MONDAY MORNING RISK MONITOR: WAIT AND WATCH - MCDX

 

11. Baltic Dry Index – The Baltic Dry Index measures international shipping rates of dry bulk cargo, mostly commodities used for industrial production. Higher demand for such goods, as manifested in higher shipping rates, indicates economic expansion. Last week the index rose 50 points, ending the week at 874 versus 824 the prior week.

 

MONDAY MORNING RISK MONITOR: WAIT AND WATCH - Baltic

 

12. 2-10 Spread – We track the 2-10 spread as an indicator of bank margin pressure.  Last week the 2-10 spread widened to 193 bps, 23 bps wider than a week ago.

 

MONDAY MORNING RISK MONITOR: WAIT AND WATCH - 2 10

 

Margin Debt - January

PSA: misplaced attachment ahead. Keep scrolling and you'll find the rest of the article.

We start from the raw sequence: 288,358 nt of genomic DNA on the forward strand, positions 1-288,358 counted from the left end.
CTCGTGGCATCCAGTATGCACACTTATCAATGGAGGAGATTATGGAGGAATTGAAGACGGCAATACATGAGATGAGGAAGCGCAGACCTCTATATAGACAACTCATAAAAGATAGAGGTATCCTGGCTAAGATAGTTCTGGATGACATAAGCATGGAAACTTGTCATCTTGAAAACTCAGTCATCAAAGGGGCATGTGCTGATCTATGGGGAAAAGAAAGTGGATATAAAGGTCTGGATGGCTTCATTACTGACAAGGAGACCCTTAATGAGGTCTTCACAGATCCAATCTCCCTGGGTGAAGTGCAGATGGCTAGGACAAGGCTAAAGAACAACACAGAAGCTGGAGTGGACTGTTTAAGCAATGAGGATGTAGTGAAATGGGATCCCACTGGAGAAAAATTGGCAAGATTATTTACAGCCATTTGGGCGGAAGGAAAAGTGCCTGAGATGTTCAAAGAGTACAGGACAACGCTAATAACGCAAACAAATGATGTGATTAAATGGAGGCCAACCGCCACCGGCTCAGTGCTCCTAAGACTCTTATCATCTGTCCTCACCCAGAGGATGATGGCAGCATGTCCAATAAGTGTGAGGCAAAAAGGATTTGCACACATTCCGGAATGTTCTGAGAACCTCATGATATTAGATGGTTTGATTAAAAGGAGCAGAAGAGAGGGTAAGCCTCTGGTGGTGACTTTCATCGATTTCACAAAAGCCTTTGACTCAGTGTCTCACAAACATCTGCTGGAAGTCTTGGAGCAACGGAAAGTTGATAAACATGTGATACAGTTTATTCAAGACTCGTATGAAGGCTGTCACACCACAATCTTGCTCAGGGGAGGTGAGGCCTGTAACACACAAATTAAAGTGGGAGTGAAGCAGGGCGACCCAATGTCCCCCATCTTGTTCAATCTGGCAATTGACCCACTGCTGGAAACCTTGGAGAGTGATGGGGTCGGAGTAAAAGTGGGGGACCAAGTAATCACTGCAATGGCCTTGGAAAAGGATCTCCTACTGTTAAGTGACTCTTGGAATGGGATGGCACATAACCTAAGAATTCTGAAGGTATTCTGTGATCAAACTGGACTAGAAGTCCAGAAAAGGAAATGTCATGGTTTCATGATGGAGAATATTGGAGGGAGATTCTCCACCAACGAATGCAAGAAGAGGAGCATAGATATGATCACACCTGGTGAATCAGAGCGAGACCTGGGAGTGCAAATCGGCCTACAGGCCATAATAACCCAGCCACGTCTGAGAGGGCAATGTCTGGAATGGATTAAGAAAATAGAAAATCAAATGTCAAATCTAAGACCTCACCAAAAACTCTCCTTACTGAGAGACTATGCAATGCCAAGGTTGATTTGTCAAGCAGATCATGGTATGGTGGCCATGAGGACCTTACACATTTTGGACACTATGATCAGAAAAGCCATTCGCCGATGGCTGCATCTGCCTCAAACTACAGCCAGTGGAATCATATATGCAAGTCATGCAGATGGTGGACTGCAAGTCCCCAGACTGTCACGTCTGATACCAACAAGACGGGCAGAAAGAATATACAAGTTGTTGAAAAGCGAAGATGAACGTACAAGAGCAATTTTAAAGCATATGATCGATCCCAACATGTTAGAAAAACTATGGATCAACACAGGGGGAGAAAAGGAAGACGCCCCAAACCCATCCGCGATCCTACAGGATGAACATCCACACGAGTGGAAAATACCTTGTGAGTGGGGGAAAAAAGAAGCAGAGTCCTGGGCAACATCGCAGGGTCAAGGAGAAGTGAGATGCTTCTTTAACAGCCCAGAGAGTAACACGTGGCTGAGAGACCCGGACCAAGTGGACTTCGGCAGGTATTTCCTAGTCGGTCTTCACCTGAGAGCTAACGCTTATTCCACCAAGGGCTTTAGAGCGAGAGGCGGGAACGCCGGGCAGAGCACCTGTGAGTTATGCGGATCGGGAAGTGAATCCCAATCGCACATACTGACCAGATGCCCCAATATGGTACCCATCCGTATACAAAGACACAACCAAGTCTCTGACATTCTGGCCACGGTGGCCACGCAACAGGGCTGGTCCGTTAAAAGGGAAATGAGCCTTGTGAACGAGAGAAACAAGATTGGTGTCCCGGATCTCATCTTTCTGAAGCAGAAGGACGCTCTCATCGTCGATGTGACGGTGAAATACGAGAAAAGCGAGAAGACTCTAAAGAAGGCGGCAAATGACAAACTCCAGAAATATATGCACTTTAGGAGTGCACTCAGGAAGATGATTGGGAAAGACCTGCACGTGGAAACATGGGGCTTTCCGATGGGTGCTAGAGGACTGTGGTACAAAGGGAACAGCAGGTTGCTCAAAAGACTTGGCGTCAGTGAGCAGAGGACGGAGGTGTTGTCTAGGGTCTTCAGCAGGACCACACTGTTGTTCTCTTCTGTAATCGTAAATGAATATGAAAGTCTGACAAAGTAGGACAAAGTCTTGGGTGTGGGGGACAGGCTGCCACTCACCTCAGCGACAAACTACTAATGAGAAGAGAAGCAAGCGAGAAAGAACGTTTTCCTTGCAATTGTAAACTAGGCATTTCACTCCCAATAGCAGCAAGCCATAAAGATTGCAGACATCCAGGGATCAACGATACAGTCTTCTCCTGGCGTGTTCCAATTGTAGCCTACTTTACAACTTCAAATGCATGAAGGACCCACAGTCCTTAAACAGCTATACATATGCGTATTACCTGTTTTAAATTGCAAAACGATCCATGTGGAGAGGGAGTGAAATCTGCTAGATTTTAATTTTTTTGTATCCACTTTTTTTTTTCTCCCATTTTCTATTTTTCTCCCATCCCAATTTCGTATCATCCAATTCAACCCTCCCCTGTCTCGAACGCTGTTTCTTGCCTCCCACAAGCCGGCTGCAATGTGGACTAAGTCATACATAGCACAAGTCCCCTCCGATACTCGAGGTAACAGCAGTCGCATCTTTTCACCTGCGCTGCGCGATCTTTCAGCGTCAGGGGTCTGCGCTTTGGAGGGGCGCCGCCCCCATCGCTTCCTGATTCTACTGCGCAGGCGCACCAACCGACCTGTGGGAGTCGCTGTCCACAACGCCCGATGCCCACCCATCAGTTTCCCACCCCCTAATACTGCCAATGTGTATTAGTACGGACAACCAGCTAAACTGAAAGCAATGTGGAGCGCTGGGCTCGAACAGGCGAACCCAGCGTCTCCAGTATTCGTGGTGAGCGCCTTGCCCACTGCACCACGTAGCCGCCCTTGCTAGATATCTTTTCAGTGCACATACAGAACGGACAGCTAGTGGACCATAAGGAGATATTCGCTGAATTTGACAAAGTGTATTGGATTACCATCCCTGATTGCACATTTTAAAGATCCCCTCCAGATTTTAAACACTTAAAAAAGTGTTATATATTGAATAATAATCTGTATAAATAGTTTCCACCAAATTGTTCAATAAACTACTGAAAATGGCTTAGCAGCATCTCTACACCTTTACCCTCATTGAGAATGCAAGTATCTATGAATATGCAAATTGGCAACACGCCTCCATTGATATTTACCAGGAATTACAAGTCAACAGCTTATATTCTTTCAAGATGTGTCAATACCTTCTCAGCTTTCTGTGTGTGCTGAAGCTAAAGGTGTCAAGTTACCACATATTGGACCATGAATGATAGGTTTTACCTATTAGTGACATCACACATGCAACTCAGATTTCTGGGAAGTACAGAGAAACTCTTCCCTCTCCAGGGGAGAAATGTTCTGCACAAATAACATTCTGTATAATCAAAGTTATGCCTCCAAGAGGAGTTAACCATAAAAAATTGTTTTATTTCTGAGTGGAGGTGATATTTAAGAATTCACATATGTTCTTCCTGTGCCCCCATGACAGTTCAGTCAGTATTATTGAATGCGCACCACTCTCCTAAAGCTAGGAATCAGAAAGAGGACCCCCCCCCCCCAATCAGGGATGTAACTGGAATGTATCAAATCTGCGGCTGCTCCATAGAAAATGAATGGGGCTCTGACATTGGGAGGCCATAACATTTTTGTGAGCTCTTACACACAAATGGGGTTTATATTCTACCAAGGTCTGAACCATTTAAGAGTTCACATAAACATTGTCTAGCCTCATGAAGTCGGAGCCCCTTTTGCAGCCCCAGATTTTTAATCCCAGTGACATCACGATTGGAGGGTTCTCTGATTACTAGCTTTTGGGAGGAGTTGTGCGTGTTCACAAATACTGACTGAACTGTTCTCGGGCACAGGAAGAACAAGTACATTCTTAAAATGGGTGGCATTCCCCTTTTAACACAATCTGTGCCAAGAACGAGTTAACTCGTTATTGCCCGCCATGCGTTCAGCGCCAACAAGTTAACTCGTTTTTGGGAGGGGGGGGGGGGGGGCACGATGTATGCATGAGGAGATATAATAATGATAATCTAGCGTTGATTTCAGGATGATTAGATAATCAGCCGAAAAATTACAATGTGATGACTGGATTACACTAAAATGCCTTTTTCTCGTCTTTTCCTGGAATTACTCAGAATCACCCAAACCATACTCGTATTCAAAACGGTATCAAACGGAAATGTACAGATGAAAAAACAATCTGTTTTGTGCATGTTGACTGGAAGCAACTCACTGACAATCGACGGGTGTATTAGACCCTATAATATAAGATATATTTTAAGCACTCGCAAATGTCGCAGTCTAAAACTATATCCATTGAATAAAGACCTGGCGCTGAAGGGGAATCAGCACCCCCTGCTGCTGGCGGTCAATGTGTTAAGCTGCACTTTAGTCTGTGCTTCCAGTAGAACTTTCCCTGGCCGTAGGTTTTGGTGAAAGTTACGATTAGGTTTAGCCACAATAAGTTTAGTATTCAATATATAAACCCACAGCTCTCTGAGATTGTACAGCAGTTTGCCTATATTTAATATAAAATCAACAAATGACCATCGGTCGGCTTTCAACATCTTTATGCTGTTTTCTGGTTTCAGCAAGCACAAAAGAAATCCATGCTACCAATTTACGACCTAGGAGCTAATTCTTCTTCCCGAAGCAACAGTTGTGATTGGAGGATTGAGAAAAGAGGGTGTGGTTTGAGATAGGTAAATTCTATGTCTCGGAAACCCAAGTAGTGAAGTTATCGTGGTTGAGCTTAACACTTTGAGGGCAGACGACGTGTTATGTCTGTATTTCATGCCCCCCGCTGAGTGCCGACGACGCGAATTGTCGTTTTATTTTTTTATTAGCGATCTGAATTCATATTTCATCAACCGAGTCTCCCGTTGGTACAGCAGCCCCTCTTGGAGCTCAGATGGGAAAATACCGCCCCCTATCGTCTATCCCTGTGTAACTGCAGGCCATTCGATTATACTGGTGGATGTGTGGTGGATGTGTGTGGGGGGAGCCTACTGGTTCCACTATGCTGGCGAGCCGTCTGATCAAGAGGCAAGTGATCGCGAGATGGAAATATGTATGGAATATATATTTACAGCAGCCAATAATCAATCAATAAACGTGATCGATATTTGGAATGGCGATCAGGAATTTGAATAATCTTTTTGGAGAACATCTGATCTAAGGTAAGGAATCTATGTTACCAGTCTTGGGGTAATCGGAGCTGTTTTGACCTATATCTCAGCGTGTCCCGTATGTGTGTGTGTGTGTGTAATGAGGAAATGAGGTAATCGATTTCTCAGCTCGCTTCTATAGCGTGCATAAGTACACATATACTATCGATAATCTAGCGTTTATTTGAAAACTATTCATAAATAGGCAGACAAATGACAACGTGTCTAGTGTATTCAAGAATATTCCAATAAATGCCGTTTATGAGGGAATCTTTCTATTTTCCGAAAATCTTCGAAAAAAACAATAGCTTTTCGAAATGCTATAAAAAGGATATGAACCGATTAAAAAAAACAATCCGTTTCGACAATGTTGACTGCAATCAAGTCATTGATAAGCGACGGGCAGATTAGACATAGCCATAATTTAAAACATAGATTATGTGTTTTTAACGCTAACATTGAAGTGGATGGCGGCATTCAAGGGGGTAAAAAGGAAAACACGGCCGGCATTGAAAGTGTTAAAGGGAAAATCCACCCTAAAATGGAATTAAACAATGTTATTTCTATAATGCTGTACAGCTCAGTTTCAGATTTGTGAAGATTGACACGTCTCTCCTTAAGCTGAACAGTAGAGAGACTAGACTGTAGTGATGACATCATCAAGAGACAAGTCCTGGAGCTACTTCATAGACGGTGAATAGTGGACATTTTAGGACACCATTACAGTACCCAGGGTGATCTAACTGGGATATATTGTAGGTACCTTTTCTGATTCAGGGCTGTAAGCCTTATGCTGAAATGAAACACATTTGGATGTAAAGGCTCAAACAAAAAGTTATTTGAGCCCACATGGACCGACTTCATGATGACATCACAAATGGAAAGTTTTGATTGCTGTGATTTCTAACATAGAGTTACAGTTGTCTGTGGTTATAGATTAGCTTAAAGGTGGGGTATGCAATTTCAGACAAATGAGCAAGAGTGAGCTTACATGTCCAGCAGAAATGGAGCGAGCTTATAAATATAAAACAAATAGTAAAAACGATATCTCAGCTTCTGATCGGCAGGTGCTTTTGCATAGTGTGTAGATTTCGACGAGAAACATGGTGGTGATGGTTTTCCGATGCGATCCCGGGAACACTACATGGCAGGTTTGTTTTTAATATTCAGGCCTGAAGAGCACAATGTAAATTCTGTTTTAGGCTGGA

We publish NYSE Margin Debt every month when it’s released. NYSE Margin debt hit its post-2007 peak in April of 2011 at $320.7 billion. The chart below shows the S&P 500 overlaid against NYSE margin debt going back to 1997. In this chart both the S&P 500 and margin debt have been inflation adjusted (back to 1990 dollar levels), and we’re showing margin debt levels in standard deviations relative to the mean covering the period 1. While this may sound complicated, the message is really quite simple. First, when margin debt gets to 1.5 standard deviations or greater, as it did last April, that has historically been a signal of extreme risk in the equity market - the last two times it did this the equity market lost half its value in the ensuing period. We flagged this for the first time back in May 2011. The second point is that margin debt trends tend to exhibit high degrees of autocorrelation. In other words, the last few months’ change in margin debt is the best predictor of the change we’ll see in the next few months. This is important because it means that margin debt, which retraced back to +0.55 standard deviations in November, still has a long way to go. We would need to see it approach -0.5 to -1.0 standard deviations before the trend runs its course. There’s plenty of room for short/intermediate term reversals within this broader secular move, as we saw in December and January's print of +0.53 and +0.70 standard deviations.  Overall, however, this setup represents a long-term headwind for the market. One limitation of this series is that it is reported on a lag.  The chart shows data through January.